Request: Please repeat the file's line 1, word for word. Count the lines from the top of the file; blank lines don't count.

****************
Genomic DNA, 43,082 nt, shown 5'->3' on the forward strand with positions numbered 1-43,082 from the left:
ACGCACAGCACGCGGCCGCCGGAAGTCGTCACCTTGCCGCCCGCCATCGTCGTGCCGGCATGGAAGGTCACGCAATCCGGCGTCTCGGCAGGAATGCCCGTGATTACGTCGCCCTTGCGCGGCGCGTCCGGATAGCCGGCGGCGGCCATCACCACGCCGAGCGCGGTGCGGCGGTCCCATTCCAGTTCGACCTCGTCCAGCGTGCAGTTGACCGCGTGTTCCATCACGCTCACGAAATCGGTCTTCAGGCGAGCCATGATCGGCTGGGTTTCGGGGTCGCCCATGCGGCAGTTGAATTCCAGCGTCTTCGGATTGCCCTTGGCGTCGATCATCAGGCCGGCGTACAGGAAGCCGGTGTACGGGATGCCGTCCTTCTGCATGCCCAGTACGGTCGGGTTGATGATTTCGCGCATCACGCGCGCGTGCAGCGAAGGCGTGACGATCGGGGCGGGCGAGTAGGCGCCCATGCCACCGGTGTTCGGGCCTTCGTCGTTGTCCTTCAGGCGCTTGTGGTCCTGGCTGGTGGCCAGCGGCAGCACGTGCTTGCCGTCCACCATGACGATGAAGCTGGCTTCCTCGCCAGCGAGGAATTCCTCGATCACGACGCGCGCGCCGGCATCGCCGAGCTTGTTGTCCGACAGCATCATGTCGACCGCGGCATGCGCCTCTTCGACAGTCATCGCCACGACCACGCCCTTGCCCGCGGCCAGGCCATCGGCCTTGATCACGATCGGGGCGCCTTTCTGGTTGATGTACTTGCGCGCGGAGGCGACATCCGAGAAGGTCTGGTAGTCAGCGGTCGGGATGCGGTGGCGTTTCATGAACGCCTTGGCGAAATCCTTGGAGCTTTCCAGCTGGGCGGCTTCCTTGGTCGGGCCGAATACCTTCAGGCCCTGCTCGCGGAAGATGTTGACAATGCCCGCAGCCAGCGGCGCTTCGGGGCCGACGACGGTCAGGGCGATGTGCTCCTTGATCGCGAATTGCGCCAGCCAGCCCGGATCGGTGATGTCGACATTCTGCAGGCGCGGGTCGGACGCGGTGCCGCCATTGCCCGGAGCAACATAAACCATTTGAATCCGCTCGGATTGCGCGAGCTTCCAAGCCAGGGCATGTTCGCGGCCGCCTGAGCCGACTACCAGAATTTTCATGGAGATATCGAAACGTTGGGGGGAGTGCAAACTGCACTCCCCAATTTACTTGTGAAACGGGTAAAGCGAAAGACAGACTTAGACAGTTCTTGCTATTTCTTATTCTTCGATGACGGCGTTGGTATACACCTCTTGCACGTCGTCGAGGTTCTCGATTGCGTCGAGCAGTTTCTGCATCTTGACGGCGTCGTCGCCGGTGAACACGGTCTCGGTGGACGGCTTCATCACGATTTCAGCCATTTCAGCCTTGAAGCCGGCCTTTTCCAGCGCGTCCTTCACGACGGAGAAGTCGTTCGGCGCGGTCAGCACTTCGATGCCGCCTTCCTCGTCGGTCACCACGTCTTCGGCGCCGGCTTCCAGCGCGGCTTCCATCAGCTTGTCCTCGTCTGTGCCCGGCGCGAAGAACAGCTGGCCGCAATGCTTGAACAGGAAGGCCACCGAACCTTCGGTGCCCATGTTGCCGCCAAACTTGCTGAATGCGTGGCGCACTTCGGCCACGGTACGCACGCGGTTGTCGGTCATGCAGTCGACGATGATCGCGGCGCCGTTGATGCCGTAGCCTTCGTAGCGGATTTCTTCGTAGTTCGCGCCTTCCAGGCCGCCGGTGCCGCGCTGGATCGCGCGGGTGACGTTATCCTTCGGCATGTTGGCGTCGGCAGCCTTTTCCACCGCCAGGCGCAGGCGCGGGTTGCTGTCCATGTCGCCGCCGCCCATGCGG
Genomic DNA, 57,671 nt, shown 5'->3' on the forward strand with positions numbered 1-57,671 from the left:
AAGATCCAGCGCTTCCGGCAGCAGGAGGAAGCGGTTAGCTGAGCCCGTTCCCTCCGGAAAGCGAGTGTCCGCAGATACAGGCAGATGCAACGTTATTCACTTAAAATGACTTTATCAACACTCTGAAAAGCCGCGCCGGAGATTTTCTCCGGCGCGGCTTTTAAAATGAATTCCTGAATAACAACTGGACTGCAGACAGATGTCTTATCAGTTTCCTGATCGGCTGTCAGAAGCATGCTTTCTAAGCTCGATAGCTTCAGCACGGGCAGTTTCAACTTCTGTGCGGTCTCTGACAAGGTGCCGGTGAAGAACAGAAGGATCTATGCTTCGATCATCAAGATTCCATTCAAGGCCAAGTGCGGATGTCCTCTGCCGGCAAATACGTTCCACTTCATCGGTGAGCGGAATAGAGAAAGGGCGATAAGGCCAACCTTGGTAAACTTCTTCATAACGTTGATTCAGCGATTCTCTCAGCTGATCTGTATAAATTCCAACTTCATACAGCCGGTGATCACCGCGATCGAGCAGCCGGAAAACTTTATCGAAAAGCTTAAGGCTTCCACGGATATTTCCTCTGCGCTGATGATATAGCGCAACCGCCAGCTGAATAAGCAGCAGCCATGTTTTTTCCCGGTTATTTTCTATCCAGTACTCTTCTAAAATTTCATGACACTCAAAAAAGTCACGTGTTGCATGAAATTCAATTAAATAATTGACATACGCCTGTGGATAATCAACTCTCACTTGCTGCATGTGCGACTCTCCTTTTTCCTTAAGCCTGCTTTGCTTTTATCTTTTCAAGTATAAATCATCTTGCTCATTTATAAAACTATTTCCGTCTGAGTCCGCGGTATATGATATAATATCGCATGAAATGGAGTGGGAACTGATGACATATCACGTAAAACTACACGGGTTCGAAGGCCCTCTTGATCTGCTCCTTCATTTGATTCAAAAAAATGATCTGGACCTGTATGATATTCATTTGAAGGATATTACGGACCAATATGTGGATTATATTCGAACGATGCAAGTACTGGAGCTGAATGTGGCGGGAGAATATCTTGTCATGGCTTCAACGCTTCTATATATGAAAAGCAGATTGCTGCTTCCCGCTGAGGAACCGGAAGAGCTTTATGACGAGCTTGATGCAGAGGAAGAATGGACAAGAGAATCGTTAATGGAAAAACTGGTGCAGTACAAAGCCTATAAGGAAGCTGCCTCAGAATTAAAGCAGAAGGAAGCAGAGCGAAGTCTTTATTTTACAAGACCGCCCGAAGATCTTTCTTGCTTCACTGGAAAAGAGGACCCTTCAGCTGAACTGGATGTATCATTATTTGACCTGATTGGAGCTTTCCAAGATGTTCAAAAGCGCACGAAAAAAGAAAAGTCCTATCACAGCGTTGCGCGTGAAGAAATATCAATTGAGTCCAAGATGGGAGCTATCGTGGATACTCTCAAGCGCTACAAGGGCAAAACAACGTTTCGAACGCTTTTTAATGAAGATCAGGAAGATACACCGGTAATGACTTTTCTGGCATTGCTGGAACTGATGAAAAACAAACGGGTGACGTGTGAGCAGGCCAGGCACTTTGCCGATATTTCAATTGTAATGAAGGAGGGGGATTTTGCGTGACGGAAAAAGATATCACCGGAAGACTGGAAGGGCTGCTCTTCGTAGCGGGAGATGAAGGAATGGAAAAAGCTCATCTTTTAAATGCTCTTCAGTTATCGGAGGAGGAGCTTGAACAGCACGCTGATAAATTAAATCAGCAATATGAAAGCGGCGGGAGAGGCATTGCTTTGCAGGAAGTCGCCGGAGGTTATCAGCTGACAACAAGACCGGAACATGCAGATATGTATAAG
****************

Genomic DNA, 43,082 nt, shown 5'->3' on the forward strand with positions numbered 1-43,082 from the left: